Professor Leonardo Chevitarese, author of the book "Historical Jesus, A Brief Introduction", says that the first known iconographies of Jesus, dating from the third century, show him as a young beardless man and with short hair."He seemed more like a young philosopher, a teacher, than a bearded god," he explains. The researcher Wilma Steagall, a professor at the Pontifical Catholic University of Sao Paulo and a member of the Brazilian Society of Theology and Religious Sciences, points out that "at the center of early Christian iconography, Christ appears under various representations: with a beard, like a philosopher or teacher, or beardless, with an Apollonian face, with a tunic, with the countenance of the sun god or humble shepherd ".

Taylor, the author of the new book, believes that the images that have been used over the centuries have always tried to portray the Christ, that is, the divine figure, the son of God, and not the human Jesus. "That's an issue that always fascinated me, I wanted to see Jesus, obviously," she says.

The representation of bearded and hairy Jesus arose in the Middle Ages, during the height of the Byzantine Empire. As Professor Chevitaese recalls, the figure of Christ began to show an invincible being, physically similar to the kings and emperors of the time. The sociologist Francisco Borba Ribeiro Neto, coordinator of the Nucleus Faith and Culture of the Pontifical Catholic University of Sao Paulo, says that "throughout history, the artistic representations of Jesus and his face rarely worried about presenting the human being concrete that inhabited Palestine at the beginning of the Christian era.”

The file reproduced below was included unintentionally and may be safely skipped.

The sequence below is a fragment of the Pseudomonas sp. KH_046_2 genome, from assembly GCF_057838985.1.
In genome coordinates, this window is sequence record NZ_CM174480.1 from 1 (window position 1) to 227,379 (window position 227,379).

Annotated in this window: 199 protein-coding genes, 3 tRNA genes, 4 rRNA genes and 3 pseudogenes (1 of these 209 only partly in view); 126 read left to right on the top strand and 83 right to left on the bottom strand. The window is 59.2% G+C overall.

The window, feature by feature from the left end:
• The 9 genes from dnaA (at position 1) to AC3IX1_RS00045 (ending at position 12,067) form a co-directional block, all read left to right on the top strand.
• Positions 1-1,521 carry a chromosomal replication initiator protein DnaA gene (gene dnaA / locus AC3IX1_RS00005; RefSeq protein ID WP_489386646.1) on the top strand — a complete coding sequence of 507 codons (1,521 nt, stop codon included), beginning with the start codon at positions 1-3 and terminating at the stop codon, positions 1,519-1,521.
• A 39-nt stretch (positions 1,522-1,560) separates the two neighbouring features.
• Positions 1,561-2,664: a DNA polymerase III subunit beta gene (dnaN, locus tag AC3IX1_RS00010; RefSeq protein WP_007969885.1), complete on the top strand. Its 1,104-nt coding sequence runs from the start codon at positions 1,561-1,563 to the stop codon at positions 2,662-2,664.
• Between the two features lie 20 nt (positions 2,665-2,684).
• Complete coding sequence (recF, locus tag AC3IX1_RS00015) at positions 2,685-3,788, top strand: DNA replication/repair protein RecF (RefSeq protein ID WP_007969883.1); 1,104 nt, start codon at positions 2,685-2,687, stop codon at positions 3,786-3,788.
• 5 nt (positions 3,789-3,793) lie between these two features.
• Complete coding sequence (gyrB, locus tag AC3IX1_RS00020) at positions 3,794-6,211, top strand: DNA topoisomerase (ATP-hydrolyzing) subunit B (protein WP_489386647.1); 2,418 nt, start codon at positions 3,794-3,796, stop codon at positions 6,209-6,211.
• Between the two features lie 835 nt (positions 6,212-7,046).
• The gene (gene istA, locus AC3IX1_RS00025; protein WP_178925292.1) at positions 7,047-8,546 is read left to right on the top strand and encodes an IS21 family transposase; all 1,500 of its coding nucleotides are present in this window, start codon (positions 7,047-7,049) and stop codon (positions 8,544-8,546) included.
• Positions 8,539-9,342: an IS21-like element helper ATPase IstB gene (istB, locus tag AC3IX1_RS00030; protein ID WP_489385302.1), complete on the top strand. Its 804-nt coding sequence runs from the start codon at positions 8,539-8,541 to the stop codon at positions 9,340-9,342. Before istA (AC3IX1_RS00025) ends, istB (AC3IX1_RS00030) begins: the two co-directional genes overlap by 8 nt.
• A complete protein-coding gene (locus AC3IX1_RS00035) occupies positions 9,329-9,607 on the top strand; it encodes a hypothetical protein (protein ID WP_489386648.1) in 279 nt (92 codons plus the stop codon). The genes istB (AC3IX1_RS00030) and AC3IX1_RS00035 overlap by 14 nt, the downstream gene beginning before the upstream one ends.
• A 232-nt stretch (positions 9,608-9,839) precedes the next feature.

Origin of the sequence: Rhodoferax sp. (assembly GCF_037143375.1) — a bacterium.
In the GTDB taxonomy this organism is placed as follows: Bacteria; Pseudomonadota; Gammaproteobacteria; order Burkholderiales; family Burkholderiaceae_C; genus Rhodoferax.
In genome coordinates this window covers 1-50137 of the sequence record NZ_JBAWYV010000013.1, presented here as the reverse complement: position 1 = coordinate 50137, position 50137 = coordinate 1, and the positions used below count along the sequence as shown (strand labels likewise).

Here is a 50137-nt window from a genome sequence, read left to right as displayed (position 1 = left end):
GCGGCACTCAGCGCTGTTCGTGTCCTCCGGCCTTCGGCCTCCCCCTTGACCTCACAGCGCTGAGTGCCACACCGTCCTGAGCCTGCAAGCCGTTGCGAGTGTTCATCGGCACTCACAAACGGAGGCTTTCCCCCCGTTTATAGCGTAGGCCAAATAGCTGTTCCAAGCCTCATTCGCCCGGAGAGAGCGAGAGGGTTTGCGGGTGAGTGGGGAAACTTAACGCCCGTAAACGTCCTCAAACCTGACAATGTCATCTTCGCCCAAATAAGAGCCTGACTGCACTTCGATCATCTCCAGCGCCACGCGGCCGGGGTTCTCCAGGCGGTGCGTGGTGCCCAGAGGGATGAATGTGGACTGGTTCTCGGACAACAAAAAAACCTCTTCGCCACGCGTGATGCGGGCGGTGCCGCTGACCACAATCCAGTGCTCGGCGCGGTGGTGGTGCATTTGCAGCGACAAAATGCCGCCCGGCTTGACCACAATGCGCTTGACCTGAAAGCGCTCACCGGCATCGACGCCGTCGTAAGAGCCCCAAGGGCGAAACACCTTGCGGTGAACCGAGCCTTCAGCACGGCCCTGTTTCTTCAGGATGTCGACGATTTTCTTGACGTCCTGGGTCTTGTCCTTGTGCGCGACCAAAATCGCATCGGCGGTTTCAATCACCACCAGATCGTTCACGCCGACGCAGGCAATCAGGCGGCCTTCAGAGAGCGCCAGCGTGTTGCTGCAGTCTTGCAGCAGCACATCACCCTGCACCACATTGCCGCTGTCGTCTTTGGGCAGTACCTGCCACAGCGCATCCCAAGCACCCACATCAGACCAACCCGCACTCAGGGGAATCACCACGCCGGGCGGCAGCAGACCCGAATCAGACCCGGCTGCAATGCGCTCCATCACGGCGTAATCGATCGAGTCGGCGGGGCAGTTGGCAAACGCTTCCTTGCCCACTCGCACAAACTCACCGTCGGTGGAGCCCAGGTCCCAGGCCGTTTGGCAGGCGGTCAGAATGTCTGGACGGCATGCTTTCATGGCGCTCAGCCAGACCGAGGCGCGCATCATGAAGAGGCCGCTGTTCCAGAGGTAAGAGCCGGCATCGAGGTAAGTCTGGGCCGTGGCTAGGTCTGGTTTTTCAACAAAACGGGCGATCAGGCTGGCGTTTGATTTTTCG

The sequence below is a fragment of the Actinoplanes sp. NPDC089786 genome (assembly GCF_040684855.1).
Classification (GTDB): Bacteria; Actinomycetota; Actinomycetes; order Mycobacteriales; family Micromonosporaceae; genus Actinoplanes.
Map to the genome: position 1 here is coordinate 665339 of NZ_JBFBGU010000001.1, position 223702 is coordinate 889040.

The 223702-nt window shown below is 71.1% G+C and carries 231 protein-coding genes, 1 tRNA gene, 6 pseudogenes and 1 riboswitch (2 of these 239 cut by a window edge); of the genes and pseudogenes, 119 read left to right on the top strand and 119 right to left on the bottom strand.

"In the Eastern Catholic churches, the image of Christ must follow a series of rules to convey that other perception of the character's reality, for example, he holds his head high, with wrinkles between his eyes suggesting wisdom and ability to see beyond the material world, "Ribeiro Neto adds. "In scenes with several people he always looks bigger, which indicates his superiority over the normal human being, and on the cross he is represented alive and in glory, suggesting his resurrection," he says.

Since the Western Church did not follow such norms, the artists who represented Christ throughout the centuries created it in their own way. "He can be a sweet figure in many baroque images or a suffering and martyred Christ as in the works of Caravaggio or Goya," says sociologist Ribeiro Neto. "The problem of faithful representation of the historical figure is a question of our time, when critical reflection showed the forms of cultural domination in artistic representations," continues the sociologist. "In that sense, the problem is not having a blue-eyed blond Christ, the problem is that you think that the divinity should present itself with European factions because they represent those who are up on the 'social scale'", laments Ribeiro Neto.

This distance between the "European" Jesus and the new faithful of distant countries, according to the historian Chevitarese, was reduced in the search for a much more intermediate representation, an "ethnic Jesus". "Images of Jesus in Macao, the ancient Portuguese colony in China, show him with slanted eyes, with the way a Chinese dress. In Ethiopia, there are records of a Jesus with black features," he adds.